September 1, 2014 by Liberty
Ever notice the differences between watching a nature documentary and the average movie written about nature? Well… there are a lot of differences but I’m talking about a small category of these differences. It’s particularly noticeable in children’s movies. In movies written about nature, animals are mostly good. (As defined by cliches.) The environment is also good.
If the movie is focusing on the environment then the differences become even more blatantly obvious. The animals are often personified. They’re mostly friendly (and often have great singing voices.) The environment is all around them like a primitive god that everyone relies on to survive. Then… out of nowhere… we have the evil people come into the story.
People are portrayed as selfish, cruel, and ignorant of this environmental god. The funniest part about this whole setup is that the animals are personified more than most of the human’s in these movies. This romantic view of nature is absolutely insane. Watching any nature documentary for ten minutes can show you why but most people intentionally blind themselves with the romanticism of their everyday life.
The Reality of Nature
If you get caught up watching a nature documentary, you’re going to see a very different world in nature than those written movies provide. First of all, animals don’t have cute human personalities. Second, they often kill each other like it’s nothing. Some creatures kill each other to eat each other. Other animals kill for their own convenience. Many time these animals do other things that (if personified) would look absolutely atrocious to any human. Rape? Yep. They do it. Cannibalism? Yep. Some animals do that too.
This isn’t even a small part of nature though. This is virtually every bit of nature you can find. Similar activities are the basic formula to survival without humanity.
Of course, humans appear to be the only potential exception to that rule. While they probably didn’t start as the exception, humans have become conscious of certain moral rules. Today, people actually care about random creatures going extinct and killing foxes for entertainment. We are, in fact, one of the only creatures to make any effort to help the environment (even if it is just to boost our own ego.)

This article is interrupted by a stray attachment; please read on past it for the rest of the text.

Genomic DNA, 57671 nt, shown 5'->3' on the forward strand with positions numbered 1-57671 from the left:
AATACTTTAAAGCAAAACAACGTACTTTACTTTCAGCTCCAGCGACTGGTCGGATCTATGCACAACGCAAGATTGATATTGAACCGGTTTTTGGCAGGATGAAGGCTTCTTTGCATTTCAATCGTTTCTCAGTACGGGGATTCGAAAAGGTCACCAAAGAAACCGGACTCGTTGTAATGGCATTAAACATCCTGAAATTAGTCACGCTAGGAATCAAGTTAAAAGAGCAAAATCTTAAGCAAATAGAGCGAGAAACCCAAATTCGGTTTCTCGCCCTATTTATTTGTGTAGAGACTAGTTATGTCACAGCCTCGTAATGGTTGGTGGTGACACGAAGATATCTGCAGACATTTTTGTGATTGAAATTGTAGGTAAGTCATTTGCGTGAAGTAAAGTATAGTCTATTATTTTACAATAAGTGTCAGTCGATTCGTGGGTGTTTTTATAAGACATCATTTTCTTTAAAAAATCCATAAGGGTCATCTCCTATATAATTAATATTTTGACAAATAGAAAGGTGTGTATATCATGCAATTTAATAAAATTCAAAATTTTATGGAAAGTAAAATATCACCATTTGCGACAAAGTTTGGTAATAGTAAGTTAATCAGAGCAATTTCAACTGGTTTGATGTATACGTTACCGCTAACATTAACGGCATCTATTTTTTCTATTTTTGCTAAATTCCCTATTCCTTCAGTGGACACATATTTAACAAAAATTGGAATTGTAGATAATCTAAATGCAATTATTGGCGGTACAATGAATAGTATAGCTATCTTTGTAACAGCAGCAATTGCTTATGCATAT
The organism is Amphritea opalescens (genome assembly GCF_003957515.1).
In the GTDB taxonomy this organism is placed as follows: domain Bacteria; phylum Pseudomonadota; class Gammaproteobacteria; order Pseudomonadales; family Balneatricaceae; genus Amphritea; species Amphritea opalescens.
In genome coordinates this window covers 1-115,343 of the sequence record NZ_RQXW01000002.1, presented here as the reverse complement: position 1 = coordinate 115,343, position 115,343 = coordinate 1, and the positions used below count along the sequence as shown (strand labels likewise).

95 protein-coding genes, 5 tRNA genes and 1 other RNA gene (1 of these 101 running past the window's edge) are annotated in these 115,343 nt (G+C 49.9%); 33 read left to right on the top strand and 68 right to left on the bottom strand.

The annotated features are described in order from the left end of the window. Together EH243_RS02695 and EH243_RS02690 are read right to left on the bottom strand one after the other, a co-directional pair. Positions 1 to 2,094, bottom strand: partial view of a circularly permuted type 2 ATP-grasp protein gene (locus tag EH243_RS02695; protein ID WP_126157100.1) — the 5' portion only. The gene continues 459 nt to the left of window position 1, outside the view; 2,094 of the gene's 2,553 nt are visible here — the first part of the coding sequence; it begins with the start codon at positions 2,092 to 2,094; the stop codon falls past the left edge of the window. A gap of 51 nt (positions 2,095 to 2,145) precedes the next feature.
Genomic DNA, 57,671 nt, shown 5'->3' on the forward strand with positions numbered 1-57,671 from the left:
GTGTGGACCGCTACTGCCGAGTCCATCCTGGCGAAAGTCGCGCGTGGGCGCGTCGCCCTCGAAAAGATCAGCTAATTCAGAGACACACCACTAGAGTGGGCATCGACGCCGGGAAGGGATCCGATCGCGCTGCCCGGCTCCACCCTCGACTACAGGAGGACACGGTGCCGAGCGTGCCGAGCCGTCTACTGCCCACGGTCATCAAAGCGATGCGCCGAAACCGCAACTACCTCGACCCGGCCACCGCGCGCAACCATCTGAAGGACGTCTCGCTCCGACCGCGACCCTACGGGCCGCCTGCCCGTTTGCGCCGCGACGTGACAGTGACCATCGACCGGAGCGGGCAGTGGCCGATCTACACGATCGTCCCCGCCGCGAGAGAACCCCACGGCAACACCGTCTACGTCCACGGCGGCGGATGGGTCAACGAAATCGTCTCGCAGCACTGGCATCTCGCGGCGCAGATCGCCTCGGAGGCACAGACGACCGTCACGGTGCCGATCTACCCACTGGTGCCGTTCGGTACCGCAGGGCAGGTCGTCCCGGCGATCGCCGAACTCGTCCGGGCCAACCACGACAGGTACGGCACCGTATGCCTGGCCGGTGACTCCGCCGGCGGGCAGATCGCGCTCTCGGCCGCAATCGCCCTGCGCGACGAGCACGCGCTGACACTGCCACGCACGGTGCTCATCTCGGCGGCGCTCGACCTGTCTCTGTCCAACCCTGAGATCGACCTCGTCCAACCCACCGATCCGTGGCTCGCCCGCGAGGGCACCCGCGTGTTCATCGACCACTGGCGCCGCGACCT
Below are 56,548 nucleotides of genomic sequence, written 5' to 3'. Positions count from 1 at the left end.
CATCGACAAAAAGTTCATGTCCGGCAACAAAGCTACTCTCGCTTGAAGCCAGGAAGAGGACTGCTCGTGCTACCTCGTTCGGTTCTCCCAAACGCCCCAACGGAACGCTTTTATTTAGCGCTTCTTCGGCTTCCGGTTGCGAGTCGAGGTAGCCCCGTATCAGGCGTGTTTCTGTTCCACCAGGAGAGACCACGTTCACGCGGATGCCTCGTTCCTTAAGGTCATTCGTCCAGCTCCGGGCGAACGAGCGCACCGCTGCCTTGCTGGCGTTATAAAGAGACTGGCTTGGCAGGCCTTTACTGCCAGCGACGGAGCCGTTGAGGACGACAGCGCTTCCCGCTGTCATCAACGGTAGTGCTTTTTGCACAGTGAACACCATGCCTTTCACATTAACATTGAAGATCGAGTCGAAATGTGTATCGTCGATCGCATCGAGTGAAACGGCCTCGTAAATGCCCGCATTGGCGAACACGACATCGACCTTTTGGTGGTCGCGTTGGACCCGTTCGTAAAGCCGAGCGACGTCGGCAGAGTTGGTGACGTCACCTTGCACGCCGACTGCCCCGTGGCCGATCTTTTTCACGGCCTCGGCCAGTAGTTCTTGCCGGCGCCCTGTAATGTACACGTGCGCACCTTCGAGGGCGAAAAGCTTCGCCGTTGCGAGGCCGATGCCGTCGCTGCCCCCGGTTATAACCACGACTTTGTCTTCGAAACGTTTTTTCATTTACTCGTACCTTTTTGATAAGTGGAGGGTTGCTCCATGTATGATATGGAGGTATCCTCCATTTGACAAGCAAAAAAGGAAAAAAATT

Don’t just focus on the animals though. Nature in a children’s movie is a friendly place to live. Anyone that’s spent anytime in the wilderness knows this is complete crap. Unless your definition of friendly happens to be disease filled, dangerous, and unpredictable. Despite what these movies tell you, a house is way better than living in nature. To list just a few of the obvious reasons, plumbing, protection from the elements, and protection from dangerous creatures.
The part of this discrepancy between documentaries and movies that I find so appalling is the targeted audience. The vast majority of these movies that glorify nature are targeted at children. It’s almost like the children are being subjected to a religious doctrine while they’re too young to understand the contradictions.
Today, most nature documentaries don’t hide the reality of nature. In fact, many movies targeting adults are at least somewhat unbiased in their perception of nature. That’s because grown ups have already made up their mind. (Any fellow libertarian’s reading this know exactly how challenging it is to change someones mind when they’re over 25.)